It’s not every day you get to see someone who has been dead for 43 years; although you wouldn’t know it the way Ho Chi Minh is honored on banners, posters, portraits for sale, products in Ha Noi. Did I mention he’s the only portrait on every piece of dong (the currency in Vietnam)? He is what Reagan is to Republicans times 1000. We made our way to the Ho chi Minh Museum and Mausoleum early in the morning while mist was still rising off the streets to collect in the grey sky.
The museum was full of modern art depicting the life and rise of the man, the legend, Ho Chi Minh.
Outside was the most ornate shrine in Ho Chi Minh’s honor. The inside glittered gold with all the brass ornaments, plates of fruit, burning incense, and lights.
Of course after learning all about this man, we wanted to go pay him a visit. Luckily his 122 year old super embalmed body is on display at a high security mausoleum. After being yelled at by several security guards for going the wrong way, we found the line, passed through metal detectors and handed over our cameras and cell phones to the uniformed guards. Then we stood in line and approached the red carpet walkway that led to the huge mausoleum behind a Vietnamese veteran in his wheel chair; escorted by 5 guards in pristine white uniforms. They carried him in the wheelchair, one man at each corner and one in the back. As soon as you set your first foot on the red carpet, you know that you are not to speak. The sacred presence of the Vietnamese leader, so beloved extends along that carpet and you feel as though you are about to meet a deity, as he is regarded by the people.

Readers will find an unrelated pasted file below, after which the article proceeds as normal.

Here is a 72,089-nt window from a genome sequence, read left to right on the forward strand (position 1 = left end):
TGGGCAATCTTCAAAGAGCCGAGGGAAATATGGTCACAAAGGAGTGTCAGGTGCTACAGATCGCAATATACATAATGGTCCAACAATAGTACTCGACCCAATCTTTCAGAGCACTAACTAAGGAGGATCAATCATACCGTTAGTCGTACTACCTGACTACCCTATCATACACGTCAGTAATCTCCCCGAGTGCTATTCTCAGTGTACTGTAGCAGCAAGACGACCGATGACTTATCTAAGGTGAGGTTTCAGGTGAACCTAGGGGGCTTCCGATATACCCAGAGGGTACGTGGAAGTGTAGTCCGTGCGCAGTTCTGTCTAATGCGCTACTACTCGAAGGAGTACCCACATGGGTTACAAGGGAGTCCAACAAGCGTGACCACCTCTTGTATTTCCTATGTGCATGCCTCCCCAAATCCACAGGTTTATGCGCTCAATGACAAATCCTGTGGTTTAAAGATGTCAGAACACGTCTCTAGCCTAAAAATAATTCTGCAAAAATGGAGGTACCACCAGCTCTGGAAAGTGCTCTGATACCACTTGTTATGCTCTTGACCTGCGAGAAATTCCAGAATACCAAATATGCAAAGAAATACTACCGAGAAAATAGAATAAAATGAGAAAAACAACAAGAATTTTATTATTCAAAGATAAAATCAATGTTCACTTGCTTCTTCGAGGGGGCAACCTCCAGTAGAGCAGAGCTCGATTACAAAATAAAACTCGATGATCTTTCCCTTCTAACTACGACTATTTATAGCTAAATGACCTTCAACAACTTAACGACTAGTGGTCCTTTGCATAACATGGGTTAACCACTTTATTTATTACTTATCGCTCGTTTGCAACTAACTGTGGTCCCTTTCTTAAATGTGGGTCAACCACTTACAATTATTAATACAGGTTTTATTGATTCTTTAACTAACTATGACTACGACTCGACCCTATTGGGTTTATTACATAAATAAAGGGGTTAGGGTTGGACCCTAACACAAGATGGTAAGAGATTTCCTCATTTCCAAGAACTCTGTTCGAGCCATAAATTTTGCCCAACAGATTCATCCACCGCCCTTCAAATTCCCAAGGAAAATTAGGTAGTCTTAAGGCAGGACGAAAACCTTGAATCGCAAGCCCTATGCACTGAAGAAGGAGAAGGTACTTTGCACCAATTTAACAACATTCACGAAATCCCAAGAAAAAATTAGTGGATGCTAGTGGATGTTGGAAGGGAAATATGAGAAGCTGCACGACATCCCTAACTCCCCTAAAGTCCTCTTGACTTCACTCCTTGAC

Inside the stone monument, the dim light shone gold on white marble, lighting two stairways.We were ushered along the one to the left. It was a short walk to the viewing room. A huge hammer and sickle along side a red star decorated the wall behind the illuminated glass chamber holding the embalmed body. His grandfatherly wrinkles on pale skin and famous beard shone in the light as he laid in perfect state. I wanted to stop for just a moment to examine the scene, but you aren’t allowed to stop and gape at the man in the glass. The slow parade of visitors is kept moving inside the mausoleum.
And then it was over, in a total of about 5 minutes I had met a honored communist leader and returned to being a tourist in Vietnam.